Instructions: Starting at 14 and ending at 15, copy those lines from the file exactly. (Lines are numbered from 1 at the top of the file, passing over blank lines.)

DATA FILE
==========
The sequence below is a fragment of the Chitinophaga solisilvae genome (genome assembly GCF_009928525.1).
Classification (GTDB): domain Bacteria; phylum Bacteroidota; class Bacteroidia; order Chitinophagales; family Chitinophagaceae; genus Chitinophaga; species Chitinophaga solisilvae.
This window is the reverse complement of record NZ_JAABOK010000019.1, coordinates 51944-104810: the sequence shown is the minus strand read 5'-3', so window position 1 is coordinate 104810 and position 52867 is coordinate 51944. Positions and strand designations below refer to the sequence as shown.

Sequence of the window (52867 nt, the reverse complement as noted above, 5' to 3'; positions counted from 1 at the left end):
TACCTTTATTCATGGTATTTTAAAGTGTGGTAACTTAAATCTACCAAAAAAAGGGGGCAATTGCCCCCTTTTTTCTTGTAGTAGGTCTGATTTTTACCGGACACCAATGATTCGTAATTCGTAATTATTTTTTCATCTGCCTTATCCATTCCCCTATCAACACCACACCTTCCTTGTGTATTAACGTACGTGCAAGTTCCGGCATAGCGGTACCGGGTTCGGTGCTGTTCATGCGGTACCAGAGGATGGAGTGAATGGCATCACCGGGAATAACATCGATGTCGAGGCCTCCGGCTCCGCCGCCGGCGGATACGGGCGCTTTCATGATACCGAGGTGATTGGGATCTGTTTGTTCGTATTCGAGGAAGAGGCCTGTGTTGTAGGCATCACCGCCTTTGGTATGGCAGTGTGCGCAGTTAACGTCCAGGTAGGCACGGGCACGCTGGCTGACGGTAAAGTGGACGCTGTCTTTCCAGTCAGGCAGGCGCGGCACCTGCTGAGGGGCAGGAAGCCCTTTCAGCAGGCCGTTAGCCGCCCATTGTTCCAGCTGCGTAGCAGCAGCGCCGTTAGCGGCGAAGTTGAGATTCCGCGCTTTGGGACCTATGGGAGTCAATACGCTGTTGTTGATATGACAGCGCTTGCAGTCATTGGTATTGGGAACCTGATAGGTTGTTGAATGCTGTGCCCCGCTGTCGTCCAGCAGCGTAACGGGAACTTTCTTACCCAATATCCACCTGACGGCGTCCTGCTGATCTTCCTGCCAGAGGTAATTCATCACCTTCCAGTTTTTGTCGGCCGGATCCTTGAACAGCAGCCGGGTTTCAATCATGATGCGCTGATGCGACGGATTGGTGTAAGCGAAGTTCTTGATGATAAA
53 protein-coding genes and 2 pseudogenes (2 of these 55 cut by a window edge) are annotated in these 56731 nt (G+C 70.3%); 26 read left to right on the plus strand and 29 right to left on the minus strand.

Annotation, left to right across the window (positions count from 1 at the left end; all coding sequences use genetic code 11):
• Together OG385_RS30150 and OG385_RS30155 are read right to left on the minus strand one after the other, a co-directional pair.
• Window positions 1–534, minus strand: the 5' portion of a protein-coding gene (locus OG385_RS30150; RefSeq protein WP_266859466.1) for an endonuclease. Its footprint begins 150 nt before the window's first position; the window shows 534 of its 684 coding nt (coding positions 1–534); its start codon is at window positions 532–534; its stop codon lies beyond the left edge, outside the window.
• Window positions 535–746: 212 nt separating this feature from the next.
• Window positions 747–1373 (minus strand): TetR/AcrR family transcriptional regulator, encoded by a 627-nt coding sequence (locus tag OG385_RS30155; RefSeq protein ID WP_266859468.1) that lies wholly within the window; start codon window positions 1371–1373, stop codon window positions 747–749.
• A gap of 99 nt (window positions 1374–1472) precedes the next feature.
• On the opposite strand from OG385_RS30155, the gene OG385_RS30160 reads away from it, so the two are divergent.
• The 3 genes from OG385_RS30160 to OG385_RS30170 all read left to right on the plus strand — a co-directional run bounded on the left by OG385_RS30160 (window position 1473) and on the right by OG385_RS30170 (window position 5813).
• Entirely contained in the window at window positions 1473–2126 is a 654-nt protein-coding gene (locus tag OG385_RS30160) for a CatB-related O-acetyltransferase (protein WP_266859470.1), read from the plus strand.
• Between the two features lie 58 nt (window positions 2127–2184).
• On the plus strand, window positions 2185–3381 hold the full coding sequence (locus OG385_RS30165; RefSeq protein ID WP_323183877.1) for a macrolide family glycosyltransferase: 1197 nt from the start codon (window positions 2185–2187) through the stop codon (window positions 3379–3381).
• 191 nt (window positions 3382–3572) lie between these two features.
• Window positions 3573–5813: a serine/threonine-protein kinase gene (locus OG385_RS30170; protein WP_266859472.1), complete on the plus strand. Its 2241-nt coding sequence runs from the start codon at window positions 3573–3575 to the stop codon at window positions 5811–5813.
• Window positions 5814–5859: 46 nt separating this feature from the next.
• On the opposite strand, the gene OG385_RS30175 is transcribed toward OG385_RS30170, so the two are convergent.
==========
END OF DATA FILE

• The 3 genes from OG385_RS30160 to OG385_RS30170 all read left to right on the plus strand — a co-directional run bounded on the left by OG385_RS30160 (window position 1473) and on the right by OG385_RS30170 (window position 5813).
• Entirely contained in the window at window positions 1473–2126 is a 654-nt protein-coding gene (locus tag OG385_RS30160) for a CatB-related O-acetyltransferase (protein WP_266859470.1), read from the plus strand.